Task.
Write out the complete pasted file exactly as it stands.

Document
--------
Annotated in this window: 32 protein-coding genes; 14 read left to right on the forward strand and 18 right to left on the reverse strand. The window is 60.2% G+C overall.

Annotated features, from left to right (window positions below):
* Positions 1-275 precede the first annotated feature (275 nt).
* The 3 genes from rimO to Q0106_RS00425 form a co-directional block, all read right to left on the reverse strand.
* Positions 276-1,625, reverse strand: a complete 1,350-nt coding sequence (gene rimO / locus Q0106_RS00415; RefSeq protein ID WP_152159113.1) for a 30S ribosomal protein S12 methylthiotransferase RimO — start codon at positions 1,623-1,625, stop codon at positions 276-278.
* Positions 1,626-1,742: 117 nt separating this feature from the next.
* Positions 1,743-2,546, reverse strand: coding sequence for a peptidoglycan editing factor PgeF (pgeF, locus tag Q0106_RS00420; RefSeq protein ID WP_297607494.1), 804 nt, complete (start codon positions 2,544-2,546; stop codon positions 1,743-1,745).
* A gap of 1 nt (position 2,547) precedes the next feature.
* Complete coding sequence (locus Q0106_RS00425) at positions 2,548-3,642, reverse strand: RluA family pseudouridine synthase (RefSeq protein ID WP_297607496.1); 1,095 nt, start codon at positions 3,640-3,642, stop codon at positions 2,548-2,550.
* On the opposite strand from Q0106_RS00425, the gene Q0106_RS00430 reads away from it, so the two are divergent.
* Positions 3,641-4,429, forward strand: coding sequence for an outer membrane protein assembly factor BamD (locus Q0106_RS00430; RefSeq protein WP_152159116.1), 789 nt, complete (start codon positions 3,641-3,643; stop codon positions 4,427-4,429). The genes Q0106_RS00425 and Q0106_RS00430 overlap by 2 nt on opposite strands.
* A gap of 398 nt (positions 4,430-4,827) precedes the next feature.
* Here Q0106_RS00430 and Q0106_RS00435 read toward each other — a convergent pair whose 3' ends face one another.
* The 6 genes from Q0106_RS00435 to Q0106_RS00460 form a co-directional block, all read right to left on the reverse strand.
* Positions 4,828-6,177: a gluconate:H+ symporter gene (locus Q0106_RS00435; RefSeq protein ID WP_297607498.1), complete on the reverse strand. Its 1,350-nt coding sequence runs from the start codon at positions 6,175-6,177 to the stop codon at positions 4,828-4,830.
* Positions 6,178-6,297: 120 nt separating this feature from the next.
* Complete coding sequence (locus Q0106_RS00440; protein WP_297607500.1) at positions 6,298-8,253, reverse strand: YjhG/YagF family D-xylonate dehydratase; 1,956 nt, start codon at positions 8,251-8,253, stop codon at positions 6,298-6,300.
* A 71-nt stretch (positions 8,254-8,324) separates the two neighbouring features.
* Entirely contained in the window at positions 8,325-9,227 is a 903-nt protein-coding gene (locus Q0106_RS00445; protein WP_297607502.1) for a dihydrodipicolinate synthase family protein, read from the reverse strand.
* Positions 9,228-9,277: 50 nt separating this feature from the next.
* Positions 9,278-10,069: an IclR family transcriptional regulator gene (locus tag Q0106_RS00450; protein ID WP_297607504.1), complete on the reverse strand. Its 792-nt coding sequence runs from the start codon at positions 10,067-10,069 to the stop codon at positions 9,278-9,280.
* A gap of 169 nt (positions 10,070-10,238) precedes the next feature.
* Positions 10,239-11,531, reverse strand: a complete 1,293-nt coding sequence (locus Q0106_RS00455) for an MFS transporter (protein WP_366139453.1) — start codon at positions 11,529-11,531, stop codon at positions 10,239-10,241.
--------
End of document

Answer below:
Annotated in this window: 32 protein-coding genes; 14 read left to right on the forward strand and 18 right to left on the reverse strand. The window is 60.2% G+C overall.

Annotated features, from left to right (window positions below):
* Positions 1-275 precede the first annotated feature (275 nt).
* The 3 genes from rimO to Q0106_RS00425 form a co-directional block, all read right to left on the reverse strand.
* Positions 276-1,625, reverse strand: a complete 1,350-nt coding sequence (gene rimO / locus Q0106_RS00415; RefSeq protein ID WP_152159113.1) for a 30S ribosomal protein S12 methylthiotransferase RimO — start codon at positions 1,623-1,625, stop codon at positions 276-278.
* Positions 1,626-1,742: 117 nt separating this feature from the next.
* Positions 1,743-2,546, reverse strand: coding sequence for a peptidoglycan editing factor PgeF (pgeF, locus tag Q0106_RS00420; RefSeq protein ID WP_297607494.1), 804 nt, complete (start codon positions 2,544-2,546; stop codon positions 1,743-1,745).
* A gap of 1 nt (position 2,547) precedes the next feature.
* Complete coding sequence (locus Q0106_RS00425) at positions 2,548-3,642, reverse strand: RluA family pseudouridine synthase (RefSeq protein ID WP_297607496.1); 1,095 nt, start codon at positions 3,640-3,642, stop codon at positions 2,548-2,550.
* On the opposite strand from Q0106_RS00425, the gene Q0106_RS00430 reads away from it, so the two are divergent.
* Positions 3,641-4,429, forward strand: coding sequence for an outer membrane protein assembly factor BamD (locus Q0106_RS00430; RefSeq protein WP_152159116.1), 789 nt, complete (start codon positions 3,641-3,643; stop codon positions 4,427-4,429). The genes Q0106_RS00425 and Q0106_RS00430 overlap by 2 nt on opposite strands.
* A gap of 398 nt (positions 4,430-4,827) precedes the next feature.
* Here Q0106_RS00430 and Q0106_RS00435 read toward each other — a convergent pair whose 3' ends face one another.
* The 6 genes from Q0106_RS00435 to Q0106_RS00460 form a co-directional block, all read right to left on the reverse strand.
* Positions 4,828-6,177: a gluconate:H+ symporter gene (locus Q0106_RS00435; RefSeq protein ID WP_297607498.1), complete on the reverse strand. Its 1,350-nt coding sequence runs from the start codon at positions 6,175-6,177 to the stop codon at positions 4,828-4,830.
* Positions 6,178-6,297: 120 nt separating this feature from the next.
* Complete coding sequence (locus Q0106_RS00440; protein WP_297607500.1) at positions 6,298-8,253, reverse strand: YjhG/YagF family D-xylonate dehydratase; 1,956 nt, start codon at positions 8,251-8,253, stop codon at positions 6,298-6,300.
* A 71-nt stretch (positions 8,254-8,324) separates the two neighbouring features.
* Entirely contained in the window at positions 8,325-9,227 is a 903-nt protein-coding gene (locus Q0106_RS00445; protein WP_297607502.1) for a dihydrodipicolinate synthase family protein, read from the reverse strand.
* Positions 9,228-9,277: 50 nt separating this feature from the next.
* Positions 9,278-10,069: an IclR family transcriptional regulator gene (locus tag Q0106_RS00450; protein ID WP_297607504.1), complete on the reverse strand. Its 792-nt coding sequence runs from the start codon at positions 10,067-10,069 to the stop codon at positions 9,278-9,280.
* A gap of 169 nt (positions 10,070-10,238) precedes the next feature.
* Positions 10,239-11,531, reverse strand: a complete 1,293-nt coding sequence (locus Q0106_RS00455) for an MFS transporter (protein WP_366139453.1) — start codon at positions 11,529-11,531, stop codon at positions 10,239-10,241.